December 09, 2009


But, they'll never take our freedom...or our sporty jerseys

Grade: C +

Director: Clint Eastwood

Starring: Morgan Freeman and Matt Damon

MPAA Rating: PG-13

Running Time: 2 hours, 14 minutes

The saying goes, “Soccer is a game for gentlemen played by hooligans; rugby is a game for hooligans played by gentlemen.”

The joke recounted in Clint Eastwood’s Invictus, and it carries an extra sting because his story concerns rugby in South Africa. During the years of apartheid, athletes were also segregated, with whites excelling at rugby and blacks gravitating to soccer.

This racial divide informs the film’s sublime opening scene. On a lush green field is a team of sporty white South African boys practicing rugby, while directly across a road, separated by a chicken-wire fence, is a group of impoverished black youngsters playing a pickup game of soccer on a bare dirt patch. The year is 1990, and down the highway travels a caravan carrying a newly freed Nelson Mandela (Morgan Freeman), released after 27 years as a political prisoner. The blacks gather fence-line and chant “Mandela, Mandela,” while the white rugby coach instructs his players to remember the occasion as the day South Africa went to the dogs.

A whirlwind montage then takes us through Mandela’s improbable election as South Africa’s president in 1994, and the question of whether he can walk the thin tightrope separating anxious and/or racist Afrikaners fearful of a new enfranchised black majority from blacks calling for retribution against their apartheid-era white oppressors.

One vestige of white-rule was the popular, famously segregated South African rugby national team, nicknamed the Springboks. Exhibiting Solomon-esque wisdom, Mandela eschews calls for wholesale reform to the team – including a new name and colors – by recognizing that such an act would needlessly alienate an already anxious white minority that distrusted their new government but still controlled many of its government institutions. Newspaper headlines ask, “He can win an election, but can he lead a country?” “It’s a legitimate question,” confesses Mandela.

Even as host country, South Africa was a long shot to win the 1995 Rugby World Cup. Their unifying march through the tournament forms the backdrop for Invictus, adapted from author John Carlin’s Playing the Enemy: Nelson Mandela and the Game That Made a Nation. The film’s title is borrowed from William Ernest Henley’s famous short poem, which inspired Mandela during his years in prison. Likewise, Mandela extends the poem’s concluding stanza – “I am the master of my fate; I am the captain of my soul.” – to similarly motivate the Springboks’ politically ambivalent captain, Francois Pienaar (a suitable Matt Damon), into believing their team could not only win the Cup but unite a new “rainbow nation” in the process.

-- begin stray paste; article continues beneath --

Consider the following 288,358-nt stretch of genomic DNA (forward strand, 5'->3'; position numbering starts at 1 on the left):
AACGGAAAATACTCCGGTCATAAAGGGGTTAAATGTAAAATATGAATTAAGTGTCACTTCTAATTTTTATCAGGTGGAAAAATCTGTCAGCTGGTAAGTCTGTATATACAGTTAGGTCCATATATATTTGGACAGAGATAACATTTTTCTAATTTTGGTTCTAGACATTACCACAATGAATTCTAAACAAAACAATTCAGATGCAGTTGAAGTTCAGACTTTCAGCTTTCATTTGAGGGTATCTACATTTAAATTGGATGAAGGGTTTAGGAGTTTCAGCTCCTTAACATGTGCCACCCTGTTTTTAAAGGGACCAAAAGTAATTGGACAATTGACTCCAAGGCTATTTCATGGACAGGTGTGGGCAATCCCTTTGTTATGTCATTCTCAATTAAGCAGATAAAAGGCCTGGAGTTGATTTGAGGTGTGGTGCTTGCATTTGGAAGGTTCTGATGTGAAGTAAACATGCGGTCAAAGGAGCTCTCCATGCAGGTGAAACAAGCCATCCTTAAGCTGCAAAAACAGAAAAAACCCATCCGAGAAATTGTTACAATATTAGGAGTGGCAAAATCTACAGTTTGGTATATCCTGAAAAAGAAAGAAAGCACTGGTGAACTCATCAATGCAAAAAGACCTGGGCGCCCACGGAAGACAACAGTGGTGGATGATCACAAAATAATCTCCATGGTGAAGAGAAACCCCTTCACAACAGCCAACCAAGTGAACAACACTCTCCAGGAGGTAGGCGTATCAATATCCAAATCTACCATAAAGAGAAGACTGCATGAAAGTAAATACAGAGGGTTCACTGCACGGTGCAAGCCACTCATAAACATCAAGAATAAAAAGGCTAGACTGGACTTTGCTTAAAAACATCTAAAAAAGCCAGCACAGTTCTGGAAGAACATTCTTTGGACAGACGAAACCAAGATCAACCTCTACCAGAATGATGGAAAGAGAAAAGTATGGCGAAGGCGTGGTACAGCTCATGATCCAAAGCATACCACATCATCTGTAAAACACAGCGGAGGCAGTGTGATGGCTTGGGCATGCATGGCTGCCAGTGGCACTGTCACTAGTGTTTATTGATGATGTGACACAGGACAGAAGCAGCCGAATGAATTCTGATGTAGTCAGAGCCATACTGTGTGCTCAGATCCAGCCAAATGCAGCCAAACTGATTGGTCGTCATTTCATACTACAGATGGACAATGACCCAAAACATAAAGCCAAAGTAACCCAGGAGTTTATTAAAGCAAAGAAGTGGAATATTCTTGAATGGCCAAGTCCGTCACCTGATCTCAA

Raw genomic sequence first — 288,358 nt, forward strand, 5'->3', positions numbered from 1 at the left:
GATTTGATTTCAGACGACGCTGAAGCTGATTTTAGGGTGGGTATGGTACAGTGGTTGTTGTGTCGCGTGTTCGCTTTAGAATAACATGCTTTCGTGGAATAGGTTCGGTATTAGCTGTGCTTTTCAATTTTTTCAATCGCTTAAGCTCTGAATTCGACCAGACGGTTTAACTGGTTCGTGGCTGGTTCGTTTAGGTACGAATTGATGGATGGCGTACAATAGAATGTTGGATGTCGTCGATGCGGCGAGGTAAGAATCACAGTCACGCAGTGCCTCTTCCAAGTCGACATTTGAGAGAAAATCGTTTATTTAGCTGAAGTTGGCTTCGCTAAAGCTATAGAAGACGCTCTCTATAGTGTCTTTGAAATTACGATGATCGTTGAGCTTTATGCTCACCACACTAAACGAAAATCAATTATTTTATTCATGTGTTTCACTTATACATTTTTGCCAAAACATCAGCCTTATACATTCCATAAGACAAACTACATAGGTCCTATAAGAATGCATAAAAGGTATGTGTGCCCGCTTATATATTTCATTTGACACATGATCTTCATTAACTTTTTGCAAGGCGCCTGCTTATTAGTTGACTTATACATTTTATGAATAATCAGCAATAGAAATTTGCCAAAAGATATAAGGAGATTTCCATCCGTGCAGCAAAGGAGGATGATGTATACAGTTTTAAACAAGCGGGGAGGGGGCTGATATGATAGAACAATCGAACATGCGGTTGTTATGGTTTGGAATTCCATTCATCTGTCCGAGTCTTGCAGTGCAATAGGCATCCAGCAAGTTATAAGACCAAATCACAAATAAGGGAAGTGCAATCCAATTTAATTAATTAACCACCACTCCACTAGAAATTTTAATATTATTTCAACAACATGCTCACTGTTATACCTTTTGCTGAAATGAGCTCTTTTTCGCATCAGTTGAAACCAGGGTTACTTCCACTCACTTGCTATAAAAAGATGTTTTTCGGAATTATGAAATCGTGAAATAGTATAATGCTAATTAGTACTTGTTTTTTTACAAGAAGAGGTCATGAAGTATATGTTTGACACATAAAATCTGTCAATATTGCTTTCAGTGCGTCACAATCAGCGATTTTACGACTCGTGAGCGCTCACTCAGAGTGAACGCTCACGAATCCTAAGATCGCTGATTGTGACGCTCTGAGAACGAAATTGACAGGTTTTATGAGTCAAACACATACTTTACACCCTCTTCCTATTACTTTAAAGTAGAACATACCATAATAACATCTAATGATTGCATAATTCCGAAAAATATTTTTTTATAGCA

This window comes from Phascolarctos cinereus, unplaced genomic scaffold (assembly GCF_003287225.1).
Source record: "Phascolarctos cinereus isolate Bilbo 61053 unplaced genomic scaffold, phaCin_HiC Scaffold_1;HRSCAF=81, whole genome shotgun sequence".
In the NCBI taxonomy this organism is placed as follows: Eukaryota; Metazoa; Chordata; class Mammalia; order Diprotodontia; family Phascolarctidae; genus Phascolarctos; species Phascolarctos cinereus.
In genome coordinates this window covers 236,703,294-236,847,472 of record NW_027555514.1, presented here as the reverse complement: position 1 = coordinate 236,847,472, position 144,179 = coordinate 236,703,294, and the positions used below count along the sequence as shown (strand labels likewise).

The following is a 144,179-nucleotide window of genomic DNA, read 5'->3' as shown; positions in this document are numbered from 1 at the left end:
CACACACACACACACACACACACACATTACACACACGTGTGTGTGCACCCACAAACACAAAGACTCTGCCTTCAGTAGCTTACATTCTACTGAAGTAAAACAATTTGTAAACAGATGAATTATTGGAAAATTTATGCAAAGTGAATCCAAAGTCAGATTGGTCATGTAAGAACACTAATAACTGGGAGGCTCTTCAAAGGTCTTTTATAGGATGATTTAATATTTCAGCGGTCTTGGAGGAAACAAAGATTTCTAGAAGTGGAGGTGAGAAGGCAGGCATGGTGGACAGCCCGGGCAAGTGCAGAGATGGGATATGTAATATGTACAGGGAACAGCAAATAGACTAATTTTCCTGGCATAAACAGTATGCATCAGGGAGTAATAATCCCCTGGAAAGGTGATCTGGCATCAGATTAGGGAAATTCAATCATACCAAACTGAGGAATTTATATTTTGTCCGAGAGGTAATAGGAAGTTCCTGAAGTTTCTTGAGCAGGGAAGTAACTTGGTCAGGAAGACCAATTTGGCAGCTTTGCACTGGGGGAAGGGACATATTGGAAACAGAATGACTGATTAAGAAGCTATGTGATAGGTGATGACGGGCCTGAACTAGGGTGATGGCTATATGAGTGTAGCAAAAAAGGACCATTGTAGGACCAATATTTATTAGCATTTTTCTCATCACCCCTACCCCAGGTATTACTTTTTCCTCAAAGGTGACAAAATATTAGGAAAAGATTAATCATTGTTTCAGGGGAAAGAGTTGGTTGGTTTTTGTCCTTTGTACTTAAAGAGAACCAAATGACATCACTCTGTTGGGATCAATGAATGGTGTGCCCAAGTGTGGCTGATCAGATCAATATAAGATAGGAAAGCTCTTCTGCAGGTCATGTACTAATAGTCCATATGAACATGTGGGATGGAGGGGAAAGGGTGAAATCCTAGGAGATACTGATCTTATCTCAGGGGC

Terms often used to describe Eastwood’s directorial style – “traditional,” “classical,” “understated” – are code words that often euphemize basic, uncreative, and stale filmmaking., Eastwood’s success has more to do with his industry heft and ear for a good yarn, including even disappointments like his duel World War II epics, Mystic River, Changeling, and others. Invictus is no exception. Still, during the film’s first half, Eastwood’s unobtrusive method actually complements the storyline. The straightforward presentation of the principal narrative leaves room to introduce several potentially interesting subplots, involving Mandela’s estrangement from his wife and daughter, tension within his mixed-race security detail, and dismay among many Mandela staffers over the president’s preoccupation with the rugby team’s seemingly inconsequential fate.

But, like a team lacking proper conditioning, Invictus runs out of steam midway through. Any further character development or meaningful exploration of racial, political, or cultural complexities fall by the wayside in lieu of a poorly staged, standard sports-movie finale. Yes, the central story is based on real-life events. But, the tournament itself forms the virtual entirety of the film’s second half, notwithstanding isolated detours like the team’s affecting visit to Mandela’s former cell on Robben Island.

Indeed, the climactic match against formidable New Zealand (nicknamed the “All-Blacks,” ironically) comprises nearly the final 20 minutes of the film. Eastwood’s staging consists of a merry-go-round of recreated game-play and incessant reaction shots of five or six groups watching/listening to the game across Pretoria – including Mandela, who is reduced to just another cheering fan. When Eastwood decides to ramp up the tension, his simplistic solution is to reduce everything to slow motion, including ticking clocks and those repetitive crowd reactions.

Eastwood’s main mistake, however, is that he ceases presenting Mandela’s use of the Springboks as a symbol for racial reconciliation and instead myopically holds up their symbiotic relationship as the principal instrument toward accomplishing that end. By film’s end, white cops are hoisting black youngsters atop their shoulders, rich Afrikaner housewives are hugging their black maids, and white rugby hooligans are embracing former black rebels.

All’s well that ends well, Invictus would have us believe. Still, it’s telling that this year’s most instructive film about crime, poverty, and racial prejudice set in South Africa is District 9, not this well-intentioned but inert Oscar bait.

Neil Morris

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